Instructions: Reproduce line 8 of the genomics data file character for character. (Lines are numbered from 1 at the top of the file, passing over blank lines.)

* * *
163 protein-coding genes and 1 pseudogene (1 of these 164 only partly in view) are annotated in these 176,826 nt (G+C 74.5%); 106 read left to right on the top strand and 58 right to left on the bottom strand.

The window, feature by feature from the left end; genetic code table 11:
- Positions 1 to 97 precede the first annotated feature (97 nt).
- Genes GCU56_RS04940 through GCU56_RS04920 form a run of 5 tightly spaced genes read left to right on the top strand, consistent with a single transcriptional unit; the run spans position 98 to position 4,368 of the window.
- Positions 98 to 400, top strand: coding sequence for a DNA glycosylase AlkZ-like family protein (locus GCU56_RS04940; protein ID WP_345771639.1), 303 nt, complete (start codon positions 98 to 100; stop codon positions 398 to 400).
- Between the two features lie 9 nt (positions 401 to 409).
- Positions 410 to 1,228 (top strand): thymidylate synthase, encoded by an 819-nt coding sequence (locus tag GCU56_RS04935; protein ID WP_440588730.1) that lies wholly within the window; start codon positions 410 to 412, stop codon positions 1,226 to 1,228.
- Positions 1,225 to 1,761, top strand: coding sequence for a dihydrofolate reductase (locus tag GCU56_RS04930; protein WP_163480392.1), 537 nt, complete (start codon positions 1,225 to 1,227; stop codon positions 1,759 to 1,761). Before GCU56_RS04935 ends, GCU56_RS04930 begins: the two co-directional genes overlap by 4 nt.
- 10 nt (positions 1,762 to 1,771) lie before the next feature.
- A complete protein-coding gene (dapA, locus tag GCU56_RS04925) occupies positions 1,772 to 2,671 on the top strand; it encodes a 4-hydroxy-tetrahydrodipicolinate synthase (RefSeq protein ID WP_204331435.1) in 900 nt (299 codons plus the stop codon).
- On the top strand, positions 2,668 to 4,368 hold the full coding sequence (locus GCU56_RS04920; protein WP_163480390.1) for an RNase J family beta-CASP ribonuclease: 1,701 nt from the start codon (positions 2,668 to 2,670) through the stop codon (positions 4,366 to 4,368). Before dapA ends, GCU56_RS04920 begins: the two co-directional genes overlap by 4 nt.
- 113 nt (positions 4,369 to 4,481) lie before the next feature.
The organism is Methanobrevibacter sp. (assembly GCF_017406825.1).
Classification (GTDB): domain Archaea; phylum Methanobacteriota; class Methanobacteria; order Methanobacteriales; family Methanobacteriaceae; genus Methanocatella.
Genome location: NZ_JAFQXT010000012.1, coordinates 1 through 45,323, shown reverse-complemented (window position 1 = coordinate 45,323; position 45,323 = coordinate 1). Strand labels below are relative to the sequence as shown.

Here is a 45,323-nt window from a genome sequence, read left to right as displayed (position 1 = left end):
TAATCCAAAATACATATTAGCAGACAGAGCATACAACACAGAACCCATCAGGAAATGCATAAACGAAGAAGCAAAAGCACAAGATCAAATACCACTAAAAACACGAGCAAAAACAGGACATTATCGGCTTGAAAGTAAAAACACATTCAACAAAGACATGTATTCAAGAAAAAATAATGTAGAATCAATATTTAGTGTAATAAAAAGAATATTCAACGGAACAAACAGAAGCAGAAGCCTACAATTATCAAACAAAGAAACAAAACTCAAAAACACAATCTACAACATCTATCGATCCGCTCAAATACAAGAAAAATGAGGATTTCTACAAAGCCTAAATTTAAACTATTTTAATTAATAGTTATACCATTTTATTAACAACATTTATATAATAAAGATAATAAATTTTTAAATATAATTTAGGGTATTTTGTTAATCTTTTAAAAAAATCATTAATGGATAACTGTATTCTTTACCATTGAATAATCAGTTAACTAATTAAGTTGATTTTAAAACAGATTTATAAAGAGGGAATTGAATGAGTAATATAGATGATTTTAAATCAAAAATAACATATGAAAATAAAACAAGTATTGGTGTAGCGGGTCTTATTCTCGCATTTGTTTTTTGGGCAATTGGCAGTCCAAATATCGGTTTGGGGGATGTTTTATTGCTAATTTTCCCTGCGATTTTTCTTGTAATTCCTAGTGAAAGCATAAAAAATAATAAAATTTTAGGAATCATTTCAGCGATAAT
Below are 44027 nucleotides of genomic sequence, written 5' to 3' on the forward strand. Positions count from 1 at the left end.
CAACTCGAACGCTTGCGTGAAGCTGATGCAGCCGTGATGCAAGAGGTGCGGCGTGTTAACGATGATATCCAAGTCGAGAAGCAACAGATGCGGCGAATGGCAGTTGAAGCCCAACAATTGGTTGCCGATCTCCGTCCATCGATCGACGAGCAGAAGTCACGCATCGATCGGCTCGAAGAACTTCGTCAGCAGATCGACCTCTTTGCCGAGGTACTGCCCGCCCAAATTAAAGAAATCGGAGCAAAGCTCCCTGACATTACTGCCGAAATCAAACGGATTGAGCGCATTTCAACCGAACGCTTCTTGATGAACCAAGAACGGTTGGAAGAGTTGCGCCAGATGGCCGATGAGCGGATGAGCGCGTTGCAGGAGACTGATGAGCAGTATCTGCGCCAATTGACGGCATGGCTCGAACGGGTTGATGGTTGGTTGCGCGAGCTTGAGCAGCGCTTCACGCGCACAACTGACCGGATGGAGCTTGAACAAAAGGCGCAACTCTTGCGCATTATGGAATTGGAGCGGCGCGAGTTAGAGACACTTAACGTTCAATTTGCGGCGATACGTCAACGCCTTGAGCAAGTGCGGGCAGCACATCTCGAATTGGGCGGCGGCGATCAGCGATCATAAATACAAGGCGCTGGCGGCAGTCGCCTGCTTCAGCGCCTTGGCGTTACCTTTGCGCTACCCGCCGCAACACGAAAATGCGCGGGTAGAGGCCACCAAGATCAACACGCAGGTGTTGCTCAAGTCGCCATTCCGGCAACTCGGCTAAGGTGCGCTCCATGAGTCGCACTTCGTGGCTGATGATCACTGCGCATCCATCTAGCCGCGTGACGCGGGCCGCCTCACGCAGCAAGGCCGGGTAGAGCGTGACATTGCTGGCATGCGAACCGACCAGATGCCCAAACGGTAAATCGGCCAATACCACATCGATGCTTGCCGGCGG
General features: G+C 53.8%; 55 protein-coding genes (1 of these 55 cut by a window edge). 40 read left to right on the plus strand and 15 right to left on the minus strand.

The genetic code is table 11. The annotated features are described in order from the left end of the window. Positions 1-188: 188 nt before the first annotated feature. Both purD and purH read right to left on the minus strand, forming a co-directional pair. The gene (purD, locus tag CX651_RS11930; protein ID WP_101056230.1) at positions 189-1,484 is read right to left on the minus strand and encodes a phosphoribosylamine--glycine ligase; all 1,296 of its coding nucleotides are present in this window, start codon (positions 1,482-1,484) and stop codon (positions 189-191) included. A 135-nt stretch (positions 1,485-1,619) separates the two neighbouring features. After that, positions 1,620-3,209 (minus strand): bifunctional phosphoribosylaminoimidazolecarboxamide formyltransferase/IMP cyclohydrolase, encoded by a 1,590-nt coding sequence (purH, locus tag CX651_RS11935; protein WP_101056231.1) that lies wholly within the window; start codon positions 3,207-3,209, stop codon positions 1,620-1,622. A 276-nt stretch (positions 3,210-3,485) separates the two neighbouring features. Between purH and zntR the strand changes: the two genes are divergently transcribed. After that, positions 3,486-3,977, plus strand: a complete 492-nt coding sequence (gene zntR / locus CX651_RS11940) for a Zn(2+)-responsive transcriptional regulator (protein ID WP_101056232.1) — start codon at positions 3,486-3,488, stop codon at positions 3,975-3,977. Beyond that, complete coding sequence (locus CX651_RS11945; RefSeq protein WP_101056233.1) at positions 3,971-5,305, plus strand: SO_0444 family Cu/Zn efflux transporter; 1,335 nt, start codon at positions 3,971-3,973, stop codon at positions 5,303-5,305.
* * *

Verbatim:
- Positions 1,225 to 1,761, top strand: coding sequence for a dihydrofolate reductase (locus tag GCU56_RS04930; protein WP_163480392.1), 537 nt, complete (start codon positions 1,225 to 1,227; stop codon positions 1,759 to 1,761). Before GCU56_RS04935 ends, GCU56_RS04930 begins: the two co-directional genes overlap by 4 nt.